By Paul Sandle
LONDON (Reuters) - Tesco, Britain's biggest supermarket group, rode out a "subdued" Christmas to lift UK sales by 0.1%, enough to beat its main rivals amid the toughest high street conditions in years.
Chief Executive Dave Lewis said Tesco's UK stores delivered the best operational performance of his five-year tenure.
"That combination of a compelling offer delivered brilliantly well and helped us to outperform the market even against a challenging backdrop," he told reporters on Thursday.
Tesco sold more food on Dec. 23 than on any other day in its 100-year-old history, Lewis said, with 890,000 customers served in a single peak hour of trading.
Britain's biggest supermarkets - Tesco, Sainsbury's, Walmart owned Asda and Morrisons - recorded the lowest sales growth over the Christmas trading period for five years, industry data has shown.
Shoppers have been cautious in 2019 as wage growth slowed and political uncertainty gripped the country.
A resounding election victory for Boris Johnson in December broke the deadlock, but it did not release any pent-up demand, Lewis said.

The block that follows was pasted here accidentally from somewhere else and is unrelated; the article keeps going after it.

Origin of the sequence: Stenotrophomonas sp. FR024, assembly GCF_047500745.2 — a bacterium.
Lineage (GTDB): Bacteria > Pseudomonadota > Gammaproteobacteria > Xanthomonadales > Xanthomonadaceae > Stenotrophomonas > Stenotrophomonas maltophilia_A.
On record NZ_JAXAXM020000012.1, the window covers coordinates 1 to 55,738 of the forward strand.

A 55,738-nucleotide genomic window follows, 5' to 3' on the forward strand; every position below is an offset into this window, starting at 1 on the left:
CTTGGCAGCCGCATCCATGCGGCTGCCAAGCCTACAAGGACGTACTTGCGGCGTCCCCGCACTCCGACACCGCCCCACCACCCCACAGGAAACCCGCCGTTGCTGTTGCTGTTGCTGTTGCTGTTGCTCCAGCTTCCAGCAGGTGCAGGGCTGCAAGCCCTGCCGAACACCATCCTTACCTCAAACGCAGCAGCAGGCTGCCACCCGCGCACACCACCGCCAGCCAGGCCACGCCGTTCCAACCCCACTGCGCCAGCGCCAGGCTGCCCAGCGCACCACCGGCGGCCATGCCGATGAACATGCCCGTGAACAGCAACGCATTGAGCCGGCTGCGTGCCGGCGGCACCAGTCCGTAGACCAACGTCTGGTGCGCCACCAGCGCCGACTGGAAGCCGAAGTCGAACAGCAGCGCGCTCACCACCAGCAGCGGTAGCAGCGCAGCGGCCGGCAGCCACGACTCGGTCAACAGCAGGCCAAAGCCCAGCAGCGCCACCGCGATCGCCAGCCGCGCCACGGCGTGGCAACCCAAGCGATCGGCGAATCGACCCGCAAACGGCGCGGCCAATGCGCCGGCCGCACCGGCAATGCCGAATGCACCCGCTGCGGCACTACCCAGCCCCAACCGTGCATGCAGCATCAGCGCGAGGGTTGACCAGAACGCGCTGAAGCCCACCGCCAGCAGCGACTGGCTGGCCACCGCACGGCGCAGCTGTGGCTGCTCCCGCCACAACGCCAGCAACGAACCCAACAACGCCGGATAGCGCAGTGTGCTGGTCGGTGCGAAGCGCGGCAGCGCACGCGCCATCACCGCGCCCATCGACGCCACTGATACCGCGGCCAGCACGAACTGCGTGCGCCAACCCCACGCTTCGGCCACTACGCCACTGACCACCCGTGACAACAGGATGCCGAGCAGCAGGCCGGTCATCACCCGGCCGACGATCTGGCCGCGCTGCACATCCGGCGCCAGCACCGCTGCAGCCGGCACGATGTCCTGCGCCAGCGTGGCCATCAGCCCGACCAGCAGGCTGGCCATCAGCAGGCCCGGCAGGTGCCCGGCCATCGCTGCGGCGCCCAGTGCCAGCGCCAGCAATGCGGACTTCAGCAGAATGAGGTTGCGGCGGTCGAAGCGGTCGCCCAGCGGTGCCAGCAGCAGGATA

Tesco, which has a 27.4% share of Britain's grocery market, also updated on trading in the third quarter period before Christmas, when life-for-like sales fell by 0.4%, before customers returned to stores for Christmas.
Shares in Tesco were trading up 2% at 1000 GMT, as analysts at Jefferies said the return to like-for-like sales growth was an encouraging sign of sustainable progress in the UK.
"The peak Christmas trading period in the UK has been a bit of a slog for the major grocers," Shore Capital said, adding that Tesco had "given a solid report".
The retailer said it performed well in fresh food and had seen a very positive reaction to its new Clubcard Plus loyalty scheme, which entitles shoppers to discounts in return for a 7.99 pound monthly subscription.
Tesco's fifth consecutive Christmas of growth sets it up for the year ahead, when Lewis will step down after he revitalised the retailer since taking over in 2014.
He will be replaced by Ken Murphy, a former executive at healthcare group Walgreens Boots Alliance.
Tesco said in December it had received interest in its businesses in Thailand and Malaysia, but on Thursday said it had no update on the process.
(Editing by Kate Holton/Guy Faulconbridge/Alexander Smith)